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The Globe and Mail

Moments: Caught on Camera, Jan.7 to Jan. 11

One captivating image a day, the reason it was chosen and how you can shoot similar pictures

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Visitors walk past a painting by French designer Nicolas Henriot during the inauguration of the tower Panorama at the Friche Belle de Mai culture centre in Marseille. WHY WE PICKED IT: Using existing artwork to create your own piece of art is a clever way to create an interesting shot. Keep your eyes open for murals, billboards, advertising and then decide what your foreground should be to add an additional element to your photo. In this case keeping it simple with just the couple walking by was enough to give some scale to painting.

Jean-Paul Pelissier/REUTERS

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A polar bear is fed from a zookeeper at zoo of the Everland amusement park in Yongin, south of Seoul, South Korea. WHY WE PICKED IT: The timing of this shot is perfect and cropped tight to show just the right information in the photo. Sometimes it's best to keep your pictures clear of distractions that may take the attention away from the subject.

Lee Jin-man/AP Photo

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Skating enthusiasts brave the cold winds coming off of Hamilton Harbour to enjoy the outdoor Harbour front Ice Rink as the sun sets. WHY WE PICKED IT: Staff photographer Peter Power captured this beautiful winter scene. Take a moment before you push the button to survey the scene on how best to compose the image. Using a low angle here to include a lot of sky made for a dramatic shot of the people skating.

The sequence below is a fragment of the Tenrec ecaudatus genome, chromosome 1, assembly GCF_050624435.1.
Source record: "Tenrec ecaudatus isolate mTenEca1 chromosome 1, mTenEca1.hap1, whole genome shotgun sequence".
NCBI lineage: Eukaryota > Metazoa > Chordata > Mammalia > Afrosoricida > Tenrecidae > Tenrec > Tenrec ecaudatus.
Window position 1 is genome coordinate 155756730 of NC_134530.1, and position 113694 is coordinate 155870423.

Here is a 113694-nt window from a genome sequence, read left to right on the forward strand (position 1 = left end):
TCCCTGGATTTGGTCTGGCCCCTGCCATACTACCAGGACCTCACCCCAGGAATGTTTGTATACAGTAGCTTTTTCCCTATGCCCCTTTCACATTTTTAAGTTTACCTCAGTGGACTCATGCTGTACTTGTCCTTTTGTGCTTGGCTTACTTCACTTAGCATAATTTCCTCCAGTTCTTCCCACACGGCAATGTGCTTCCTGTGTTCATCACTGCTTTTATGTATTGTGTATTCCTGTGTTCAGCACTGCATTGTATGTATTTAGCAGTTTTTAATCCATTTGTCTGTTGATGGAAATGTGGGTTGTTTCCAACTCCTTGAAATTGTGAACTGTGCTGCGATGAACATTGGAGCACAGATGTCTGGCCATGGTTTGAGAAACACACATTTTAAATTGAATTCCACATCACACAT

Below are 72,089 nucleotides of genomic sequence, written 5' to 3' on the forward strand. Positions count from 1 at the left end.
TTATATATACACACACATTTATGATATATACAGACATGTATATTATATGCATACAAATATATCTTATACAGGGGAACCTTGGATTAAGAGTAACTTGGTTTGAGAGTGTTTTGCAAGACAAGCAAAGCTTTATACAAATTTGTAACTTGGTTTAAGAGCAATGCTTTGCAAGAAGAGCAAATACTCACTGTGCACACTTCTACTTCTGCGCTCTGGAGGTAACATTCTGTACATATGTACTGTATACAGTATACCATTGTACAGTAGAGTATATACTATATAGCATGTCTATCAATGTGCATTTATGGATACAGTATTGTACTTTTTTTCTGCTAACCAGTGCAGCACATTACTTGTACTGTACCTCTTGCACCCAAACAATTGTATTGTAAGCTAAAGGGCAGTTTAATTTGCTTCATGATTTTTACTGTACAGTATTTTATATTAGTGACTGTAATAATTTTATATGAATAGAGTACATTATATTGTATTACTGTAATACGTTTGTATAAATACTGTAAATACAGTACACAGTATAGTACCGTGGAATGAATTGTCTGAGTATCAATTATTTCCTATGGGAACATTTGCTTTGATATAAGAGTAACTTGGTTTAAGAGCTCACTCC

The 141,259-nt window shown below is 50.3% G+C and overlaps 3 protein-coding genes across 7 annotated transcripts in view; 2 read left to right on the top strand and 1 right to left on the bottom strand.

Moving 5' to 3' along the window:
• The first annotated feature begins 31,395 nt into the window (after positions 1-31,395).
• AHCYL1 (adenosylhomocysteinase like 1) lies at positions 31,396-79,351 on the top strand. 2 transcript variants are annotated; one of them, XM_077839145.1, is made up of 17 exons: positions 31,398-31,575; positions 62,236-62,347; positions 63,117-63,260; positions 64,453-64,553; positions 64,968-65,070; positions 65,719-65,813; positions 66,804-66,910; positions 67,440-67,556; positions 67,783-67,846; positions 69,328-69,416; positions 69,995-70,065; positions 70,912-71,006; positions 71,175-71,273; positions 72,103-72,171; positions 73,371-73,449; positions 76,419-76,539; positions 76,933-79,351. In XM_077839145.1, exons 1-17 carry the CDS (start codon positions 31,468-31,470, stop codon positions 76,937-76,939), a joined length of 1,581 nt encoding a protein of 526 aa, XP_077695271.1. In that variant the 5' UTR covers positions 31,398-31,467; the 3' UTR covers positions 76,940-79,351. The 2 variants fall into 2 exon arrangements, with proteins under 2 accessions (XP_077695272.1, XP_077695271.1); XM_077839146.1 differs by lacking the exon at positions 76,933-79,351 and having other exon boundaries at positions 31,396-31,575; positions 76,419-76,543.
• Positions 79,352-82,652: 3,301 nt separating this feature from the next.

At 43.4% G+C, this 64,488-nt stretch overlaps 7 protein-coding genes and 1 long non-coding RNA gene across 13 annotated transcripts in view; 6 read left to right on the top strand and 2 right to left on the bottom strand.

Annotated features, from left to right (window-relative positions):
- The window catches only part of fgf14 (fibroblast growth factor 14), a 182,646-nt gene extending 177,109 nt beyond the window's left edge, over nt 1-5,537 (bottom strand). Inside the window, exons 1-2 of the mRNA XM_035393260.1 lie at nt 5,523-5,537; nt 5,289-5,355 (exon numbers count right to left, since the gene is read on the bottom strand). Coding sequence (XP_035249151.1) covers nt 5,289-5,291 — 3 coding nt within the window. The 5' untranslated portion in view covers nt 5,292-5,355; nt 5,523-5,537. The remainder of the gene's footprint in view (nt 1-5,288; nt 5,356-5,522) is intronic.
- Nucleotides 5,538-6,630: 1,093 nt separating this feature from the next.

Peter Power/The Globe and Mail

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Chile's Claudio Rodriguez rides his Honda motorcycle during the second stage of the Dakar Rally 2013, from Pisco to Pisco. WHY WE PICKED IT: The light creates beautiful ripples in the sand and shooting wide gets the racers shadow and trail of sand shooting out the back of the bike.

Jacky Naegelen/REUTERS

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Andy Murray of Britain serves to Denis Istomin of Uzbekistan during their men's singles match at the Brisbane International tennis tournament. WHY WE PICKED IT: A dark background, a diagonal slash of light, the angular geometry of the court and the serve frozen by a fast shutter speed elevate a tennis action shot well above the mundane.

Daniel Munoz/REUTERS

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